It's been almost 2 weeks since i last wrote. I've sat down many times to write the next installment in my journey, but i always get a little overwhelmed. There are too many tastes, smells, moments where i've laughed out loud in the street when an unknowing rwandan makes my day and i think to myself "I need to tell this story to my friends at home." and then I think of my beautiful friends at home.... who have their own lives and continue to wake up and drink lattes, go to church and plan weddings, all thousands of miles away. what do i say to them? what part of this silly little experience matters enough to send it (albeit electronically) a thousand miles away?
it's intimidating, to say the least (david wright, i'm afraid, takes the proverbial "intimidation-cake" :) add that to to the fact that I just finished "The Kite Runner" and now my confidence as a writer is significantly diminished in comparison. beautiful book. read it, everyone.
But we all have a story to tell, don't we? Even if it doesn't exactly make sense? so, take a deep breath
...and move forward.
Hmmm. ok. bullet point version (always helpful in school):
-Met Dustin and Vaughn, two young dreamers from california starting a bike company in Zambia (http://www.abikes.org/), here for the week to check out Project Rwanda (a similar bike project in Rwanda, started by Tom Ritchey: http://www.projectrwanda.org/ check out the video gallery!)
Highlight: the night we were having a fancy dinner on the hotel's patio complete with live entertainment. Dustin and Vaughn politely asked to borrow the mic (and the band) and sang a riveting rendition of Enrique's "I can be your hero, baby" at the top of their lungs while the crowd of upper-class rwandans cheered.
-Friday, we road-tripped down to Butare, a southern province of Rwanda, for the "Wooden Bike Classic"; a series of 3 races: an 80 mile road race, a coffee-bike race and a 10 mile mountain bike course. "Team Rwanda" cleaned up the medals. The afternoons were spent lounging like fat Americans on the patio of the only suitable restaurant in town. it was a motley crew, comprised of big-shots from NGOs, Olympics-gold-medalists and editors of big magazines (notice how i didn't mention any names. don't want to get into trouble) and those of us who were just there because our dads were. Good people, bad beer, lots in common. What they say is true about doing what you love and meeting people you love because their doing the same thing...? you know, something fortune cookie-ish like that.
-Saturday night, there was a huge dinner held for all those involved in the races (i was invited by virtue of being my father's daughter), complete with rwandan music and dancing. all the muzungus (the local word for "rich" or "white" person) felt left out, so we decided to take matters into our own hands and find our own venue through which to express ourselves. a crummy, hole-in-the-wall called the "safari club" which turned out to be the only place open after 9pm, no competition. to accurately describe the wonders of the safari club would take several pages of writing. suffice to say, the only drinks at the bar were straight-whiskey, banana beer (locally smashed and fermented) and warm coke, and the whole place reeked of urine... as if people were literally wetting themselves while dancing. sorry for the detail. but, as always in these situations, there is strength in numbers. we banded together and had a great time dancing long into the night.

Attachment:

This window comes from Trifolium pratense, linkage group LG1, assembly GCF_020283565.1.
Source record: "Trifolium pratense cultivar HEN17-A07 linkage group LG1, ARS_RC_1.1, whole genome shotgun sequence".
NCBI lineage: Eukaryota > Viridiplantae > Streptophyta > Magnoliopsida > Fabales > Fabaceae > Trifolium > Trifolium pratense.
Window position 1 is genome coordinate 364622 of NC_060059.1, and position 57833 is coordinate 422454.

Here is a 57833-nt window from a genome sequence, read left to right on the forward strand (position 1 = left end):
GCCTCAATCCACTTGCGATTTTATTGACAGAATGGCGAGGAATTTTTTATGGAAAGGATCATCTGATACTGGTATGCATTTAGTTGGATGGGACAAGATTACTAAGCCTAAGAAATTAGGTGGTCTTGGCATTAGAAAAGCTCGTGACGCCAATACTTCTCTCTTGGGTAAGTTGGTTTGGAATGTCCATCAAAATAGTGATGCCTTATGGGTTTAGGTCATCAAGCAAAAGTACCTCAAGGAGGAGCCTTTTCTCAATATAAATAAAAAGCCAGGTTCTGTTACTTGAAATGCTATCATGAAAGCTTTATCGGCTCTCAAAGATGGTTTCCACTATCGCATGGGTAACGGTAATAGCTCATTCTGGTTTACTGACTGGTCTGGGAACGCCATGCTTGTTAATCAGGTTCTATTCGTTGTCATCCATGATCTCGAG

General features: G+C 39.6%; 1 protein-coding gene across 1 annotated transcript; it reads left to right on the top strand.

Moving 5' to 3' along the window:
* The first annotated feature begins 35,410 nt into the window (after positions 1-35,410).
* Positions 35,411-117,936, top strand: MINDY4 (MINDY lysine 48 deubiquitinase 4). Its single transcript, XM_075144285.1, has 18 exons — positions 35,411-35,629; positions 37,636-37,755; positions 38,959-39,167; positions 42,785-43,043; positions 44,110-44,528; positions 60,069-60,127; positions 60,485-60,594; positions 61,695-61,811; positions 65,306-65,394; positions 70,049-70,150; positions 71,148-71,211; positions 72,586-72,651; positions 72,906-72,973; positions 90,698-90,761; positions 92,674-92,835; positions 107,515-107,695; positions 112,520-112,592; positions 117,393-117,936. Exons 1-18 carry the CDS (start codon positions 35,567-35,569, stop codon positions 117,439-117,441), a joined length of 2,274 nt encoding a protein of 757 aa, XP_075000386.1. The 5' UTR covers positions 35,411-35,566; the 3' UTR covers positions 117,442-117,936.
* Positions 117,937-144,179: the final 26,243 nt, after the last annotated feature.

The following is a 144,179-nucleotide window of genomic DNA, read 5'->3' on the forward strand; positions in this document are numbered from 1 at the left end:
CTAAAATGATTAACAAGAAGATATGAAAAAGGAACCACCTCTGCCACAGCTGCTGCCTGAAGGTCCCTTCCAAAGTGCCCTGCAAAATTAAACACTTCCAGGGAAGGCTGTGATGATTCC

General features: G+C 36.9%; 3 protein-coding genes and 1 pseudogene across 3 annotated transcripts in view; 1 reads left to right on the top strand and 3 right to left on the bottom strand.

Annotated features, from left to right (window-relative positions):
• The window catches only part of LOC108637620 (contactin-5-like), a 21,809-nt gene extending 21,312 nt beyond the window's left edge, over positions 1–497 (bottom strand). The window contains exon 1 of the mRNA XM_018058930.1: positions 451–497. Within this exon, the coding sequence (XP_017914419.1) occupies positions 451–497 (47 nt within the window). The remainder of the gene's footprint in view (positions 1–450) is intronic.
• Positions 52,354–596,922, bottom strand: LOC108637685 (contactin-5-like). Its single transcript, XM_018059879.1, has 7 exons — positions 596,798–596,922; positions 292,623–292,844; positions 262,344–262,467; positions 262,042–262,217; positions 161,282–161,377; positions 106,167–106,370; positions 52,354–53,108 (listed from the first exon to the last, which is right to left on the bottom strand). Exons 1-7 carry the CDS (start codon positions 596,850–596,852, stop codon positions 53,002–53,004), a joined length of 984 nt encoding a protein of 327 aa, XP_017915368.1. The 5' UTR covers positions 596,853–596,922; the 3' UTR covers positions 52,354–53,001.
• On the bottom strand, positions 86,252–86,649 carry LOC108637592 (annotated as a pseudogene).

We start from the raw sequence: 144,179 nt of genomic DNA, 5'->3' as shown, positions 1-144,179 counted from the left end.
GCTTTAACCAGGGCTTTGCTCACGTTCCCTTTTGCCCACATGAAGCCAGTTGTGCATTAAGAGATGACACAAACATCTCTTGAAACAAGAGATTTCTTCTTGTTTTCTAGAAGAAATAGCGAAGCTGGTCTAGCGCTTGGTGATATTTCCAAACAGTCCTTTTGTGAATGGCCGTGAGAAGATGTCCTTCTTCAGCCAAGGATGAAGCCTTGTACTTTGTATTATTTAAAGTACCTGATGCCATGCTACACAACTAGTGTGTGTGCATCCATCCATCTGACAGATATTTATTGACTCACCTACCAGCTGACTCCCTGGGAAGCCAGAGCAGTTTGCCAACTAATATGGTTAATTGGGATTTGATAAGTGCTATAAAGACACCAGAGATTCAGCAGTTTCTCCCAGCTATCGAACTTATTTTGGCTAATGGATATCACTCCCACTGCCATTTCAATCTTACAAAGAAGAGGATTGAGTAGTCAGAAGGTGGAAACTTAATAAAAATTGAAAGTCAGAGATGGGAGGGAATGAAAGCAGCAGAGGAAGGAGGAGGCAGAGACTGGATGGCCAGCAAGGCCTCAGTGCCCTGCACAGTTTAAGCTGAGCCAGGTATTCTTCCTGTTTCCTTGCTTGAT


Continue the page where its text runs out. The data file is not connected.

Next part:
Highlight: glancing over my shoulder to find my little brother thomas in a circle (holding hands) with 5 rwandan men, dancing a sloppy form of what i now call the hokeypokey-caberet with lots of flailing arms. and yes, i regret to say, the rwandans were totally copying him. ever seen the 80's movie "can't buy me love"? it was sorta like that, the guy who has no idea what he's doing appears like he does because he's "popular" or, in thomas' case "white". I finally had to pull thomas away from a gentleman who was dancing a little too close (to put it mildly) for my comfort.
(To tommy's credit, he interacts with Rwandans like a dream. He has enduring patience for the language barrier, doesn't mind the the cultural standards physical contact (male hand holding, etc.) and has only showered twice since we've been here. I think he'll do just fine. Tomorrow (sniff) he leaves for the Orphanage. He, in spite of his relentless clueless questioning, will be sorely missed.)
-the weekend's festivities culminated with a wooden bike race, which (here comes a passive-aggressive side-note) i regret to report i missed on account of justin being grumpy and old-manish. he made us leave early and i was so annoyed that, like a 12-year-old, i didn't speak a word the whole 2-hours' drive home (real mature, maggie).
ok, so those weren't really bullet points as much as huge paragraphs. sorry about that. and i didn't even get to the business cards... but don't anyone freak out. i promise to address the business cards in my next blog.
I still don't have anything close to confidence concerning my presence in Rwanda, but i'm beginning to be more comfortable with that posture as time goes on and i am being met by God in simple and beautiful ways. for instance, i am typing from the couch of my new "home". I've been granted asylum with a lovely couple from the states, Otto and Virginia Helweg. Otto won the equivalent of a Nobel prize for water. He's in Rwanda drilling wells. Virginia, when she's not bird-watching or cooking me food, spends her days teaching art classes and writing a book on the Song of Solomon. I'm so thankful to be here. we have have a beautiful view of the city from our balcony. Free room, board, broad-band, and all the mini-bananas i can eat; What more could you ask for? I'm not exactly roughing it... as they say.
but who cares what "they" say?
goodnight, dear friends.